Parrot's AR.Drone 2.0 captures photos and video via on-board HD camera offers live recording and streaming via Wi-Fi and can even execute 360-degree roll by simply hitting a button or by tilting a smartphone or tablet. Seydoux calls Parrot's toy drones “a new frontier for video games.”
In July, Parrot acquired SenseFly, a Switzerland-based drone company, allowing the French company to enter the ultra-light flying drone market for professional applications like mapping.
Meanwhile, Parrot also has developed a wireless headset featuring Bluetooth connectivity, active noise cancellation and near-field communications for Bluetooth pairing. Jawbone sensors allow the headset to be used for wireless conversations.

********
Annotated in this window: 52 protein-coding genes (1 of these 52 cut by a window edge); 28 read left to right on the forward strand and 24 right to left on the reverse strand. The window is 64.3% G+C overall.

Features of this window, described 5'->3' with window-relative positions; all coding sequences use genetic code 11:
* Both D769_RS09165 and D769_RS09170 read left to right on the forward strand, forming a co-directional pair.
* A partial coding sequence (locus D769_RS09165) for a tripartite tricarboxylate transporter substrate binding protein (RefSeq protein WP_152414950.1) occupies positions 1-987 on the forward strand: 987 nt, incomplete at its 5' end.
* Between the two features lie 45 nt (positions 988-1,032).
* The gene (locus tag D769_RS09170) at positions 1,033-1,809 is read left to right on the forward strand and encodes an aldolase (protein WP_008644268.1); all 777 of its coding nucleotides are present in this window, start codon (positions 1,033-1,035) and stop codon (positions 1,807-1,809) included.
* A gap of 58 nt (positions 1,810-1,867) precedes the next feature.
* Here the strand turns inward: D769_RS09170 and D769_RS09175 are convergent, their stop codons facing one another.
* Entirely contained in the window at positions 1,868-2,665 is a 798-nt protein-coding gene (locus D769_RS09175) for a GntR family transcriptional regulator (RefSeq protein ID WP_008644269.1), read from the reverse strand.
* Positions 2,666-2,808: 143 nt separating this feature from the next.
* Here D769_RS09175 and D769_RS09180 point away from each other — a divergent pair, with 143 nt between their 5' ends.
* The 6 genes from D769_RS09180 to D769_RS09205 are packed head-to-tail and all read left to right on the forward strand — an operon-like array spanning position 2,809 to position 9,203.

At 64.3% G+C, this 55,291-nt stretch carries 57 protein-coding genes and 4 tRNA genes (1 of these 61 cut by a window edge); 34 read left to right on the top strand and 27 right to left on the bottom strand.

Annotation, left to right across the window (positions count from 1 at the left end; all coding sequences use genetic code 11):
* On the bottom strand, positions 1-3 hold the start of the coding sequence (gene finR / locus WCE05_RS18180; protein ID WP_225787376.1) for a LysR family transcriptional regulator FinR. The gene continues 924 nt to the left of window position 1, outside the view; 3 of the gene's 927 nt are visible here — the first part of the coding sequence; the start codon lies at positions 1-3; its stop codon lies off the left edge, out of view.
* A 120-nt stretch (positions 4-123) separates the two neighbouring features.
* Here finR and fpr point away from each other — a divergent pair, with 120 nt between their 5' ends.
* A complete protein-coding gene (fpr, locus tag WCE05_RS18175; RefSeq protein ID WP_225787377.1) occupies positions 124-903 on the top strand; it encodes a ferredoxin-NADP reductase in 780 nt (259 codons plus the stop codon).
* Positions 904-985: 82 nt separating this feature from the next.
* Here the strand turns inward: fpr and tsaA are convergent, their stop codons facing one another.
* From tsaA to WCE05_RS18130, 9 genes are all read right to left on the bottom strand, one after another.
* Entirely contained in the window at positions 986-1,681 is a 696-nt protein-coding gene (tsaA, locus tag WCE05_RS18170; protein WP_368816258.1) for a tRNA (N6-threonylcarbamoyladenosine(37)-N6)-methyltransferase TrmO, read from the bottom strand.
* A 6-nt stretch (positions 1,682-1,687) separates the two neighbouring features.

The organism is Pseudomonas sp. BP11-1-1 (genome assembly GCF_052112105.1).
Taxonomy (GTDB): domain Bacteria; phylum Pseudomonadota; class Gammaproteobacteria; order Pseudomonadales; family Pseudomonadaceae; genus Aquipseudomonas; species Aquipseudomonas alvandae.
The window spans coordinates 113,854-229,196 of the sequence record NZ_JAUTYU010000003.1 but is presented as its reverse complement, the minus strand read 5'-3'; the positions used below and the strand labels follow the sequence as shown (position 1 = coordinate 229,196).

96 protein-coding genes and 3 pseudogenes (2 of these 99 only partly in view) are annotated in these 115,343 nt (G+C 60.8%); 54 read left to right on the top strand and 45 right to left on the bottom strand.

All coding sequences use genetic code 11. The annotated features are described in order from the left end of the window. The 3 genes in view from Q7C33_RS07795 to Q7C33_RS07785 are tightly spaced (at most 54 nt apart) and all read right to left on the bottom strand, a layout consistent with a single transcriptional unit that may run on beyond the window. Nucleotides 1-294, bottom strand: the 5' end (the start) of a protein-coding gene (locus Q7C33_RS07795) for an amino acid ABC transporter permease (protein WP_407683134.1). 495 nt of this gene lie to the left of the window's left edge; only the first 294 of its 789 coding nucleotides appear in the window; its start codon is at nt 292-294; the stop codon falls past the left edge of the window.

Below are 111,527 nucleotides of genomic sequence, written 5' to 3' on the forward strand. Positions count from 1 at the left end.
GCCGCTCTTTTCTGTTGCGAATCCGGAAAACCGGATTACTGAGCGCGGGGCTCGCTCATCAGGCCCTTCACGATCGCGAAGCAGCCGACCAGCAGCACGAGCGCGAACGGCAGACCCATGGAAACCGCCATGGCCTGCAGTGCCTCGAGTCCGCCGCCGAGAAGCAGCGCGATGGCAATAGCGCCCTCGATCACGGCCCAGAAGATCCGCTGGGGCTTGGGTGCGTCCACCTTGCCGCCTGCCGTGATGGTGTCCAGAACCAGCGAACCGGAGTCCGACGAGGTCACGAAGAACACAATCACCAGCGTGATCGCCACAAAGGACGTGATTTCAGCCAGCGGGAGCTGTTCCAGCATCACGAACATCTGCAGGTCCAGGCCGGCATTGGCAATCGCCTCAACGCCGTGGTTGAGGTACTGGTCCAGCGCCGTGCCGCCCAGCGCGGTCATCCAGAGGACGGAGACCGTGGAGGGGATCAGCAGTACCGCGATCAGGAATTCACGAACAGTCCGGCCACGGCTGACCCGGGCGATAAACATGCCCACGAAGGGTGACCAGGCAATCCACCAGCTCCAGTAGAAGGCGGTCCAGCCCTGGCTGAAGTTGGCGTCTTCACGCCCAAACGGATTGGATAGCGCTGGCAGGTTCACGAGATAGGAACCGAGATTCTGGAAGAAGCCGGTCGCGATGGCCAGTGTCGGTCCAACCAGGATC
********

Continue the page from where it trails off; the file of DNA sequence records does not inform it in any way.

Parrot is now targeting markets beyond the phone and drones.
Last year, it acquired DiBcom, a French mobile TV chip company. Designing a system that works well with a smartphone is a priority for Parrot’s in-car system, but the company is willing to add features to regular handsets, including mobile TV, said Yannick Levy, a former DiBcom CEO and now executive vice president of Parrot’s digital tuner business unit.
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